Commercial banks are revaluing their foreign currency holdings and paying off debts ahead of timeline as dollar liquidity improves, The Nation has learnt.
The improvement seen in foreign reserves at $47 billion, regular Central Bank of Nigeria (CBN) foreign exchange interventions, over $51 billion in Investors’ & Exporters’ Forex Window and other foreign capital inflows have all helped to boost banks’ dollar positions and strengthened investors’ confidence in the economy.
First Bank Nigeria Limited redeemed a $300 million Eurobond before maturity and paid all bondholders. The seven-year bond was issued in 2013 at 8.25 per cent and had been due to be repaid in 2020. The bank announced its intention last month to repay the debt before maturity. It said the redemption had no impact on its capital ratios and that it had built up dollar liquidity over the past year.
The bank said it did not plan to issue another Eurobond in the near term, because it had ample liquidity to meet its foreign and local currency funding needs.
Also, a report by Exotic Capital, emerging market investment bank, on GTBank showed the lender enjoys “robust net long dollar position”, which should continue to provide a natural hedge to further exchange rate adjustments.
The bank’s non-interest revenue for the second quarter of 2018 was boosted by strong foreign exchange trading gains, including N6 billion in forex trading gains compared with N21 million loss in second quarter of 2017 when forex crisis was intense. This, in addition to notable increases in dividend income/recoveries, net fee income and foreign currency revaluation gains put the lender in good position.
The CBN, in the communique released after the last Monetary Policy Committee (MPC) meeting, acknowledged the progress made in recent times in stabilizing the foreign exchange market and anchoring inflation expectation lower.
It said supportive external account condition – stable oil prices, rising current account surplus and external reserves – which empirical studies have emphasised to be the major anchor of monetary policy all point to improvement in the foreign currency positions for the economy and banks.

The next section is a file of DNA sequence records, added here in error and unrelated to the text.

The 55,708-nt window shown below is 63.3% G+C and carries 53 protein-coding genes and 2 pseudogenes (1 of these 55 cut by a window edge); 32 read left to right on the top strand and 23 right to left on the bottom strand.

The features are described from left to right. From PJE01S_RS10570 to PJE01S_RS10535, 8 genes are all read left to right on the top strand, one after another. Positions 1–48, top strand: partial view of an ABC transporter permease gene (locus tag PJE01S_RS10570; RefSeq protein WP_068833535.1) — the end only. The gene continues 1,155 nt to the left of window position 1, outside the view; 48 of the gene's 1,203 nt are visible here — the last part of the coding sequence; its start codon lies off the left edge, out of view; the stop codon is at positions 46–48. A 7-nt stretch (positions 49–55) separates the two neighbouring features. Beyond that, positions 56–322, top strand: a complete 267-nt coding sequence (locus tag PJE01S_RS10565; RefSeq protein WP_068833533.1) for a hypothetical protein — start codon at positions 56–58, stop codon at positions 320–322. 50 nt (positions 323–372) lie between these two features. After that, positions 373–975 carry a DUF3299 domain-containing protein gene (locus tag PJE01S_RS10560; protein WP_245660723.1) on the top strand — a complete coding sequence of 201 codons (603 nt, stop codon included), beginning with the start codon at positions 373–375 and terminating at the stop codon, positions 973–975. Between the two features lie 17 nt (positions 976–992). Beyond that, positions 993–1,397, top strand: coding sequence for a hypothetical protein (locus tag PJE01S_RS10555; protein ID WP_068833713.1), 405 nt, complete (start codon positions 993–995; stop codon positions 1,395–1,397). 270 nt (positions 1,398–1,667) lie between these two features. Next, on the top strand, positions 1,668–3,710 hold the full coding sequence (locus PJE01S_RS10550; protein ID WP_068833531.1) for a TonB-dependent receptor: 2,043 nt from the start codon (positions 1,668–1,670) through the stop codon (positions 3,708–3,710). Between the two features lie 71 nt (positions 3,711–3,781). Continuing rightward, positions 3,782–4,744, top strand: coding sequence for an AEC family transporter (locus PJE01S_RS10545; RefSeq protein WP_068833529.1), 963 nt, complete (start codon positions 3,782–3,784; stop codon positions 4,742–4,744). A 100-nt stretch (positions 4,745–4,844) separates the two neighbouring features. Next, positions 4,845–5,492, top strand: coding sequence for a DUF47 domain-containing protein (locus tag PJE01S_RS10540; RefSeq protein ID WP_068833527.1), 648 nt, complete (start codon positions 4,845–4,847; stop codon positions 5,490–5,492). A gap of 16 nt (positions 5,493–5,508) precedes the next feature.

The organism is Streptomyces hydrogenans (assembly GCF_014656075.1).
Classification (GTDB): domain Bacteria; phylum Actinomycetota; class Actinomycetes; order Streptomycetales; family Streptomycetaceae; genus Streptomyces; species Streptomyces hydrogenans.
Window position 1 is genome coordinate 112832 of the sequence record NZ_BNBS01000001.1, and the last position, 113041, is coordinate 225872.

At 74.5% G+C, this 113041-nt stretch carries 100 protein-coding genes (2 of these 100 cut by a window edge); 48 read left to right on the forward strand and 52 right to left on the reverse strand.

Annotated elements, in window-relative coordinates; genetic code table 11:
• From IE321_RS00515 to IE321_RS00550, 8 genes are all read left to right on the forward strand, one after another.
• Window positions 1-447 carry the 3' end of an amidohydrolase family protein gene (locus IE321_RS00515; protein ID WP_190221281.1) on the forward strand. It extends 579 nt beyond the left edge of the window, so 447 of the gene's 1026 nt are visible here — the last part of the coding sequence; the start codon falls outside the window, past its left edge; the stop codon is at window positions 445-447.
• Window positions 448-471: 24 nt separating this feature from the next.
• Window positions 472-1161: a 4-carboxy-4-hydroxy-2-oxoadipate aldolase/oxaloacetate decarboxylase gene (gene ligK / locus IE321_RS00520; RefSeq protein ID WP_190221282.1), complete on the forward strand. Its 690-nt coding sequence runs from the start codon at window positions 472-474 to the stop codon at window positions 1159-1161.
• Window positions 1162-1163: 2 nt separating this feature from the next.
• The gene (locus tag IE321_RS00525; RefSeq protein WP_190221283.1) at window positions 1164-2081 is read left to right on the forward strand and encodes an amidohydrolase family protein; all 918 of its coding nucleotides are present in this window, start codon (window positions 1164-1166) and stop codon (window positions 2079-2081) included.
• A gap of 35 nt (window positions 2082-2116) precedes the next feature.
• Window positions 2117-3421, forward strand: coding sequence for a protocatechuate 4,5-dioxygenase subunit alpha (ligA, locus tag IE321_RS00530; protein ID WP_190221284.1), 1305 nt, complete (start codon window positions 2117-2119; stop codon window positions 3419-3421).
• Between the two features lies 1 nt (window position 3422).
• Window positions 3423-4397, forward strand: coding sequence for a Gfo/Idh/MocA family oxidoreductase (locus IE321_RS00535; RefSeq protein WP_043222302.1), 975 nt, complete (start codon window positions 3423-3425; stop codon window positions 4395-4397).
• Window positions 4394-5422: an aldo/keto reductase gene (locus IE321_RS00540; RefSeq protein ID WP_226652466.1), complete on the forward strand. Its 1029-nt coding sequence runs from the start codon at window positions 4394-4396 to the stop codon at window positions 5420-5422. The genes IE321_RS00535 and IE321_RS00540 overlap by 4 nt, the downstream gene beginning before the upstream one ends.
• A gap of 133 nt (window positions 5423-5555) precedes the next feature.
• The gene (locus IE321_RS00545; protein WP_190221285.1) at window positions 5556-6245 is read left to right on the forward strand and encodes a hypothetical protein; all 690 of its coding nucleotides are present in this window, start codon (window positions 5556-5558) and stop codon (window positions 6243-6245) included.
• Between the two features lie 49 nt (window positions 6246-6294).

Nigerian banks cut lending last year due to weak economic growth and foreign currency risk. However, several of them are eyeing loan growth this year, citing economic improvements and especially as the CBN introduces liquidity to the banking sector targeting credit to manufacturers.
The foreign exchange reserves currently at $47 billion have continued to ensure that the naira remains stable at the official and parallel markets.
The naira exchanges at N361 to dollar in the parallel market and N305.6 in the official market, and has remained at that rate since April, last year after the CBN resumed foreign exchange interventions in the market.
The Exotic Capital report said although the level of reserves was still significantly below the record high of $64 billion recorded in August 2008, it is nearly double the low of $24 billion recorded in October 2016, increasing by more than $22 billion in a mere 15 months.
“We have written extensively on Nigeria’s multiple exchange rate system and will abstain from further discussion at present, suffice to say that a fairly valued naira at N360 to dollar combined with high domestic rates has led to a tremendous increase in the level of gross foreign reserves held at the CBN,” it said.
“With reserves at their current levels, it is easy to imagine the MPC being in a position where it could afford to cut as it is less dependent on attracting dollar inflows than it has been to both build reserves and stabilise the naira,” it said.
A similar report by FBN Capital, titled: “Towards the $50 billion threshold, and counting”, said the rapid accumulation of $15.96 billion over 12 months is due to two sizeable Eurobond launches, a small diaspora bond issue, the recovery in oil export revenues (through the Nigeria National Petroleum Corporation’s share of production and, more recently, the steady bid by the CBN at the I&E Forex window.
“We should stress that the data are gross and mask the swap transactions the CBN has entered into with local banks. The steady bid by the CBN has been seen variously as a response to the softening of demand for forex by importers and other economic actors, and as a move to contain naira appreciation,” the FBN Capital said. (The Nation)